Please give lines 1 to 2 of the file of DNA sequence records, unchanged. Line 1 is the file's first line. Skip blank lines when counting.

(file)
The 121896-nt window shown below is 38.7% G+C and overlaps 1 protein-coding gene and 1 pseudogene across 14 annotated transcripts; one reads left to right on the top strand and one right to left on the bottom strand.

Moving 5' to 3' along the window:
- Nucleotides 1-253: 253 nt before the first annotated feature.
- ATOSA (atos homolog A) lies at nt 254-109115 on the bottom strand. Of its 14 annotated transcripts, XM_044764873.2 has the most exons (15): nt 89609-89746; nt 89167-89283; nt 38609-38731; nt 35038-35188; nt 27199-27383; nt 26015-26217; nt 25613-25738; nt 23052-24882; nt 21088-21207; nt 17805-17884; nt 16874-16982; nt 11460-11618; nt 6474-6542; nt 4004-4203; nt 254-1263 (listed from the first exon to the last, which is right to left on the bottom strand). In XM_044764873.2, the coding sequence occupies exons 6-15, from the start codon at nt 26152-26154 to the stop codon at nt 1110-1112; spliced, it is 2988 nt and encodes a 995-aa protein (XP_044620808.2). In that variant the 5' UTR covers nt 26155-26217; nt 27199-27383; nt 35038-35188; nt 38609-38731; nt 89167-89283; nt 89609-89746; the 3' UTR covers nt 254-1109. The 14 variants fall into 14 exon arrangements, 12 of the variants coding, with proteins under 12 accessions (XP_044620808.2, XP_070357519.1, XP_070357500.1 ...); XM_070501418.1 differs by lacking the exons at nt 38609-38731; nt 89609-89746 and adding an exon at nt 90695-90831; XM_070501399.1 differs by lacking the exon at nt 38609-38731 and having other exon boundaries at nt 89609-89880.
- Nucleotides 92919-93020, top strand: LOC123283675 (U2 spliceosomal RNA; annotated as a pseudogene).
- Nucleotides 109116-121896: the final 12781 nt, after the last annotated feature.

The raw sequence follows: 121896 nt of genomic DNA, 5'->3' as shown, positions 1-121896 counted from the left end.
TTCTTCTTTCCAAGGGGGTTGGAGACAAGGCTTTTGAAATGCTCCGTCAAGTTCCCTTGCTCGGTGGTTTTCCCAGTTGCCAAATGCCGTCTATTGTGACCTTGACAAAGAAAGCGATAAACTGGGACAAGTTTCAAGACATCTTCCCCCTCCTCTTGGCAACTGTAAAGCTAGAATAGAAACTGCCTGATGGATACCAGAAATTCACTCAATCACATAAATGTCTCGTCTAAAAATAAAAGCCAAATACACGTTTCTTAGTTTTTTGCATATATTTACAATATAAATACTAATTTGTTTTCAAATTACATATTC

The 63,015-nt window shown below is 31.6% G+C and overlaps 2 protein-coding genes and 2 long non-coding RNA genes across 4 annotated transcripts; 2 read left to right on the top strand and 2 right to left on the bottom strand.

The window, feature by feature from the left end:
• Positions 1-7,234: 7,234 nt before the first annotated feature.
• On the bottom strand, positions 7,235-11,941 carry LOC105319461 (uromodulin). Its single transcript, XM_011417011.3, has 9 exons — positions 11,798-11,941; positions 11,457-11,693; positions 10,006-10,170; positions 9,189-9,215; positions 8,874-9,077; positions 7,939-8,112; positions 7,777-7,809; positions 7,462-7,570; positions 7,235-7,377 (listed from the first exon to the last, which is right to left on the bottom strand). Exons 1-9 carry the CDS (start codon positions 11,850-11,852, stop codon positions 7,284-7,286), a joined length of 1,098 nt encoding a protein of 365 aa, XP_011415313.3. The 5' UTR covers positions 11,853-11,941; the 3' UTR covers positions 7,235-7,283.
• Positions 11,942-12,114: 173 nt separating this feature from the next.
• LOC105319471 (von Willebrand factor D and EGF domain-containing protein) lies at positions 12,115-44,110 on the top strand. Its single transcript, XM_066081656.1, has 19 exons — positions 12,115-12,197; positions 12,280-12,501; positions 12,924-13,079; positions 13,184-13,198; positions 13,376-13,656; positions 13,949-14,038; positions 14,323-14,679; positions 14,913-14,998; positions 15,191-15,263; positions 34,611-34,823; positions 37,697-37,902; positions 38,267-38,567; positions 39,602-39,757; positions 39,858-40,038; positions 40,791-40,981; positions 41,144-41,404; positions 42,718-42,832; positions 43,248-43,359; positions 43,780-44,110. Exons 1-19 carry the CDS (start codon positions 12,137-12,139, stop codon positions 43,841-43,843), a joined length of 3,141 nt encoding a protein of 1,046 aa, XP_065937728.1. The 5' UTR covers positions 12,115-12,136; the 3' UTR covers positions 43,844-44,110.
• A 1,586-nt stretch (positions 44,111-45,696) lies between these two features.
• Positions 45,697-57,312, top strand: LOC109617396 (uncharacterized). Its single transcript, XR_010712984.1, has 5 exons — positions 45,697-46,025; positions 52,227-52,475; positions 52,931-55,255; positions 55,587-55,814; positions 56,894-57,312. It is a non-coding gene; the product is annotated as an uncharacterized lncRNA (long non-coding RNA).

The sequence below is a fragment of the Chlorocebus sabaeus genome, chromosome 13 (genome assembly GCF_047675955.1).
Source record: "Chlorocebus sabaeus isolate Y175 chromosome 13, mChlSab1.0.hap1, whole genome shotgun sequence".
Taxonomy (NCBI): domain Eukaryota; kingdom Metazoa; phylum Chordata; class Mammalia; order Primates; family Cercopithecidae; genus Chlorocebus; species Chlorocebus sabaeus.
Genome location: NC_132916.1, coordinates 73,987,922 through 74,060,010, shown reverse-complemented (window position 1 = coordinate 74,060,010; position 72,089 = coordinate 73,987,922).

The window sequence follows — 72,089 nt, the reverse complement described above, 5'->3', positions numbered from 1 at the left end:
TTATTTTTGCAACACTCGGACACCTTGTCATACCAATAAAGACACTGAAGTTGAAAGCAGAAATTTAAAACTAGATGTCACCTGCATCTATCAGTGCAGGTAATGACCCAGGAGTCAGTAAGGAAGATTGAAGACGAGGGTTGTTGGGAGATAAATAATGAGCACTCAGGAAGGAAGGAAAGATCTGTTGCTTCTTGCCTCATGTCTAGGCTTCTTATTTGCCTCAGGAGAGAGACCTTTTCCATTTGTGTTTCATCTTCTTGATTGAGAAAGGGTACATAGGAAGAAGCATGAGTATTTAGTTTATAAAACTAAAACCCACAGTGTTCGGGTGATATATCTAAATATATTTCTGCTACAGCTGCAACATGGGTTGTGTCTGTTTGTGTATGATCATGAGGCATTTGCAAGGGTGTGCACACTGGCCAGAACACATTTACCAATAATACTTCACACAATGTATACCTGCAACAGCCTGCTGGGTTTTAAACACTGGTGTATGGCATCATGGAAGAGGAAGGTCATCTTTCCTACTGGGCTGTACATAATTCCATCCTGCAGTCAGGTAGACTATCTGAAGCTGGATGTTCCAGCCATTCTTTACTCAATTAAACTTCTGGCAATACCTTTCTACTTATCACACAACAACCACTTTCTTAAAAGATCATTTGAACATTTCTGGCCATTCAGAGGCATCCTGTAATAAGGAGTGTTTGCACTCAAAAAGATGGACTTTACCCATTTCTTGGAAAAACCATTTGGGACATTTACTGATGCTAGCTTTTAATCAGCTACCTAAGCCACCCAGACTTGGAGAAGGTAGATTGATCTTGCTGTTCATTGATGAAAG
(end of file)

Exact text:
The 121896-nt window shown below is 38.7% G+C and overlaps 1 protein-coding gene and 1 pseudogene across 14 annotated transcripts; one reads left to right on the top strand and one right to left on the bottom strand.

Moving 5' to 3' along the window: